Alan Denham
I found one of the stories in here way back in the mid 1960s. It convinced me that this genre was what I wanted to read! At that time I didn't realise that there were a couple of books-worth of linked short stories in this world. Imagine my joy when I found out! (And my disappointment that, so far as I know, there are only two books-worth!)
From then on, I read everything by Zenna Henderson that I could find. Over the years, I have come to be a little unhappy about the Christianity implicit here
The People #1 - Pilgrimage
The People #2 - No Different Flesh
Author: Zenna Henderson

I love this series - re-read it regularly! Most of the stories [but not the thread connecting them] have appeared independently in various science fiction and fantasy magazines and some short story collections. The two books have also been collected in the omnibus edition Ingathering: The Complete People Stories of Zenna Henderson.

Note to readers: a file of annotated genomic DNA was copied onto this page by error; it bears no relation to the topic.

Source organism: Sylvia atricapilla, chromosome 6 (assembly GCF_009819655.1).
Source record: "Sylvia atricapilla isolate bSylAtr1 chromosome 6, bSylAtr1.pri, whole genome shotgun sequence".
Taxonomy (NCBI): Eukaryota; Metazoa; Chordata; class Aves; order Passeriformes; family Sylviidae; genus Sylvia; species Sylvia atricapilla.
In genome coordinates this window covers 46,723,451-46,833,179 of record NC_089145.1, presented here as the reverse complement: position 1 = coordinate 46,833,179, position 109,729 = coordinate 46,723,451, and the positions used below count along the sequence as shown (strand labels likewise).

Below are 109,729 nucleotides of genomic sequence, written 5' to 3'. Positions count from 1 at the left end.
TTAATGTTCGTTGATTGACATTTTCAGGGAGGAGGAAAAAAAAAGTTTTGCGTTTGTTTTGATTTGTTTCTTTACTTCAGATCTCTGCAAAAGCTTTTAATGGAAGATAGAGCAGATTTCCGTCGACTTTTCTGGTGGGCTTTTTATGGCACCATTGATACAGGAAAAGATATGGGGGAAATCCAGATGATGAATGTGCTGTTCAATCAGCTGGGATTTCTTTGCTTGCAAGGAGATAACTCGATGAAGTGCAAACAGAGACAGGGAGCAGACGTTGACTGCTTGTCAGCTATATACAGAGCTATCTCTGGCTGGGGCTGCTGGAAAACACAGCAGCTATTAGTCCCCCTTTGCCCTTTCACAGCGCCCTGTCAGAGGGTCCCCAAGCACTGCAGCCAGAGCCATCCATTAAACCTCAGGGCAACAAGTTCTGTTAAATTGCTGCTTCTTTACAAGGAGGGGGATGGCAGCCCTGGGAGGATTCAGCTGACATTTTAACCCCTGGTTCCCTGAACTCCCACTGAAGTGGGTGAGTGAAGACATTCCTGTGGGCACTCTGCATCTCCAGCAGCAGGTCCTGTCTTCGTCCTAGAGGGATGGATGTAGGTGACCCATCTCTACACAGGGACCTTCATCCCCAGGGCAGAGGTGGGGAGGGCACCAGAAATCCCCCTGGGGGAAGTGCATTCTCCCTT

Although she was not as well known [or as prolific] as Heinlein and Asimov and Norto
I found a hardback copy of Pilgrimage amongst the family books, and eventually got round to reading it. So when I saw this one on Bookmooch I asked for it.
I do enjoy Zenna Henderson's writing, and wish she had been around for longer to write more and more fully.
She has a light touch and writes concisely, as a series of short, linked stories. She can make her characters real and believable with few words and one cares about what happens to them. The society she writes about is an idealized one,
I will remember until I die the hot flat, horrible campground my grandparents dragged the family to and there I discovered The People when my mother finished No Different Flesh and handed it to me to read. The campground in all it horribleness faded away and I became entwined in the lives of other people.
Zenna Henderson unwittingly sparked my first religious crisis when she introduced me to Exodus 22:18 - "Thou shalt not suffer a witch to live". And at the tender age of 14 or 15, I started to th
MaryLou Pearce
Zenna Henderson wrote five books based on an alien race called "The People" who are stranded on earth and are very similar to humans with the exception that they have special gifts/powers. An incredible storyteller able to weave a story that draws you into a world that you wish really did exist and to which you could belong. I am lucky enough to have located and purchased all of Ms Henderson's books and they are counted among the books that I treasure and will be with me for years to come.